The manufacturers noticed: they cant decrease the size of rectoring sectors, however, they can decrease the size of reading. This means, far smaller sectors can be read than the sectos that can be written. This meant the born of SMR technology. An SMR hard disk uses a smart trick to record the data to the disk. Once it recorded a line of data, it partially rewrites the edge of this data with next set of data. Then the third set of data is also being recorded to the edge of this new set of data, and so on. The data will still be readable, because the head can read smaller chunks of data, however, writing it is tricky, as the head has to travel multiple times to write such dense data.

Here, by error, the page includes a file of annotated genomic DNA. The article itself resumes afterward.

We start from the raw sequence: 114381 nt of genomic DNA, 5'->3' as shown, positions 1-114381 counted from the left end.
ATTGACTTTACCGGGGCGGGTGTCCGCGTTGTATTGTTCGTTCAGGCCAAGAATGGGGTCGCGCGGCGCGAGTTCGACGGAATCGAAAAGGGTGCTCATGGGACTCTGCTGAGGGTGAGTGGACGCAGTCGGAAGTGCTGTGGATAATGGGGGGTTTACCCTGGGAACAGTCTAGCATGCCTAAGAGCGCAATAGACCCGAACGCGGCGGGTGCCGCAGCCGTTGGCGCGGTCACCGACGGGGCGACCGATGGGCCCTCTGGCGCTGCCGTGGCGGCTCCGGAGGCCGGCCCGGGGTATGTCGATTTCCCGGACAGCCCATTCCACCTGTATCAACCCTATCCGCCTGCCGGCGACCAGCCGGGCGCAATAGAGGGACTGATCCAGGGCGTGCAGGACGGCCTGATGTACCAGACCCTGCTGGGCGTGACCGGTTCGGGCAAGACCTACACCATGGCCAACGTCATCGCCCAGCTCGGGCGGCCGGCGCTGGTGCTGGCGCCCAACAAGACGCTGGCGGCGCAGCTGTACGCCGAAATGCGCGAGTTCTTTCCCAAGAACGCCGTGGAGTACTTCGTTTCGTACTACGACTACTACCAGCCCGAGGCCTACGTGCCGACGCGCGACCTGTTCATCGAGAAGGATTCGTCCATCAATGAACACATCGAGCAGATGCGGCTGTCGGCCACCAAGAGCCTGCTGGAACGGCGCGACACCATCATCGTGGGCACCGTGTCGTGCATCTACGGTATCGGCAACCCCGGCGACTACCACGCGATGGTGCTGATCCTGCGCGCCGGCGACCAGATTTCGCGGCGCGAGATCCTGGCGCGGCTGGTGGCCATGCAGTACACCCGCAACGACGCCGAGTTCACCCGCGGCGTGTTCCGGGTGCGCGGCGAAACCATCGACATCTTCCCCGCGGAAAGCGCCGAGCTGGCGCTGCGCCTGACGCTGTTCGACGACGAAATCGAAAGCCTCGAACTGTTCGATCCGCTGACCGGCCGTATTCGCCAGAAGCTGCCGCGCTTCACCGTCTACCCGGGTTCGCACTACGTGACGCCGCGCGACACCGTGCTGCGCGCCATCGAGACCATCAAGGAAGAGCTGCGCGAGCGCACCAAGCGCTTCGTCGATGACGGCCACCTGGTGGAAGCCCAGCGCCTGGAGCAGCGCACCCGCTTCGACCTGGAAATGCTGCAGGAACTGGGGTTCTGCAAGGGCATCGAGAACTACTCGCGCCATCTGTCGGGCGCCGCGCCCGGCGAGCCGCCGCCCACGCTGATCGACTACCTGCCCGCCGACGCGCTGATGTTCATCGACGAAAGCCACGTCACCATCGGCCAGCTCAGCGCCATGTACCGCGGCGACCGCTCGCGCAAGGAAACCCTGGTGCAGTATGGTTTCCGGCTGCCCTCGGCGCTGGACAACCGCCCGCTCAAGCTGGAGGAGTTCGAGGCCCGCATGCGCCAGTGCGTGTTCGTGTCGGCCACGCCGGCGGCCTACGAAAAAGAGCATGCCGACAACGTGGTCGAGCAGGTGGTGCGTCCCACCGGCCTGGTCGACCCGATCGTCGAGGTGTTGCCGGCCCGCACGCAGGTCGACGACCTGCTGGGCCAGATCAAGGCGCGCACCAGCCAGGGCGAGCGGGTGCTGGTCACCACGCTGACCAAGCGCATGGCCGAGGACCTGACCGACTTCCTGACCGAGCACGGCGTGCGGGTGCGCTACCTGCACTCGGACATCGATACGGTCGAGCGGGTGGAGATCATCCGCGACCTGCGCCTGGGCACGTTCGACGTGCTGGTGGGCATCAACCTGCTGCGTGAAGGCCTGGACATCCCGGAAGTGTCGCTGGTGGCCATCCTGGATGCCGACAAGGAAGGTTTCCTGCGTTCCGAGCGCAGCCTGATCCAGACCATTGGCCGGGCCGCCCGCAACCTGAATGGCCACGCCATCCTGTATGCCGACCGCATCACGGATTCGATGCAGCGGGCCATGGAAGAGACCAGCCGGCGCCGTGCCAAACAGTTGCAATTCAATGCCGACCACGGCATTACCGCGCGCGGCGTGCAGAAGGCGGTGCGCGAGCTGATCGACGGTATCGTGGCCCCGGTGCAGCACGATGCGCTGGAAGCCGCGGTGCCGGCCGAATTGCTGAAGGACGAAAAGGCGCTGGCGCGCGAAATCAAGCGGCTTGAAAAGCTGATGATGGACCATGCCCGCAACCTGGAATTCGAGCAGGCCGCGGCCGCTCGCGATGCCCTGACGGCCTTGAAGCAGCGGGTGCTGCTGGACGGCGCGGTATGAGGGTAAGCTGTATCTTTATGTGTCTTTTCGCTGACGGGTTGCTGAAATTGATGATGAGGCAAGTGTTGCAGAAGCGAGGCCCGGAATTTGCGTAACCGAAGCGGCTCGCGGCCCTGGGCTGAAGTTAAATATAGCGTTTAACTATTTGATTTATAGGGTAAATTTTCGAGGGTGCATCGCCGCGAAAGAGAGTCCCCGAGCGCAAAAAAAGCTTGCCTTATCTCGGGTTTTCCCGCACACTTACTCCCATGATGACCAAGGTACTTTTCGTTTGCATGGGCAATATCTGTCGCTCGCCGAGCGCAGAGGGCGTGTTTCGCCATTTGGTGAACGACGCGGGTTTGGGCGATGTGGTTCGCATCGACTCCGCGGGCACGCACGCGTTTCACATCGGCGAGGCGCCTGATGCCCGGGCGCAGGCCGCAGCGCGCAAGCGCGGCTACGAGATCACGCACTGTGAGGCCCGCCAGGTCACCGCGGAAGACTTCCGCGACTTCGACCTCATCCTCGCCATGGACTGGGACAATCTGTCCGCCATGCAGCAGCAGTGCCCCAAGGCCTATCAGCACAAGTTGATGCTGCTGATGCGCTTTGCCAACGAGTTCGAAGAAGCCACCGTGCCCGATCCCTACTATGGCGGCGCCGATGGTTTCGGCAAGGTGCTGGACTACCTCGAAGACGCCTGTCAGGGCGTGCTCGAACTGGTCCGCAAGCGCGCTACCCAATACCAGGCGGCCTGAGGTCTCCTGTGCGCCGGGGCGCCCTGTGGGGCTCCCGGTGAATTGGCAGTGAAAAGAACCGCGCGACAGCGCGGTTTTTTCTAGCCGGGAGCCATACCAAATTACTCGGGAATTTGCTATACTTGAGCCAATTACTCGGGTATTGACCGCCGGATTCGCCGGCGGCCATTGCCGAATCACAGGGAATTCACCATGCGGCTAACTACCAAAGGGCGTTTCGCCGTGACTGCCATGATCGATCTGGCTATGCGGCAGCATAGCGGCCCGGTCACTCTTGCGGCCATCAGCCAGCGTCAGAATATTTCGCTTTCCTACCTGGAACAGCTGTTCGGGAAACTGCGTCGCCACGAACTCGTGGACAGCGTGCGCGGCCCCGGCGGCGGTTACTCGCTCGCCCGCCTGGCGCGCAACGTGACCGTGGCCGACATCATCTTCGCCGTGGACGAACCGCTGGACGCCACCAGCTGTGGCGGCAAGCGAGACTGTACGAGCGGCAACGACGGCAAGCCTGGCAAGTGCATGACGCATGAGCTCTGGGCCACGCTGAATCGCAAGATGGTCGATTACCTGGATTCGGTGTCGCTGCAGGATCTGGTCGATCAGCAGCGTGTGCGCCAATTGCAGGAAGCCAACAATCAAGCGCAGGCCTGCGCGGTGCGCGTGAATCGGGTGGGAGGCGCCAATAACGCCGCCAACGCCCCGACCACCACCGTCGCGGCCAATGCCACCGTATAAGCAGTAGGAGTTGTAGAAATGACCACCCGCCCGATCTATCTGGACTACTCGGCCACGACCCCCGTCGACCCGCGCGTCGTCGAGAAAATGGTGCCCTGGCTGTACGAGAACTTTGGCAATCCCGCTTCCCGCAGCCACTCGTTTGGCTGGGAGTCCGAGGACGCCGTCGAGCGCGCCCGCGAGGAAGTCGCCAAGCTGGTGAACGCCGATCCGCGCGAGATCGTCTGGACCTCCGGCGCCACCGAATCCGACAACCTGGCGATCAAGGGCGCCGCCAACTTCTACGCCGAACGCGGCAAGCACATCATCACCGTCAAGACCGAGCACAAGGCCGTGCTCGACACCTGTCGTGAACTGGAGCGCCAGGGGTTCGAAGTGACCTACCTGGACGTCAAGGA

The new technology of the name comes from the roof shingles, which also overlap to protect the building from the rain. Currently, the technology increases the capacity by less than 2x, but in the future the technology will continue to be researched, and we could see more rapid gains in the disk capacities.
The first SMR drives requiring special controller cards and/or operating system drivers to work. These were only used in servers, and called Host Managed SMR (HM-SMR). The shingling process in these drives are controlled manually by the controller system of the operating system and/or the host card, which means the technology is very complicated, and makes it hard to deal with failures and problems. In the end, these drives doesn't seem to became popular due to incompatibility with the existing systems, and data centers tried to avoid to be the experimental rabbits for this new technology, so the manufacturers quickly changed strategy.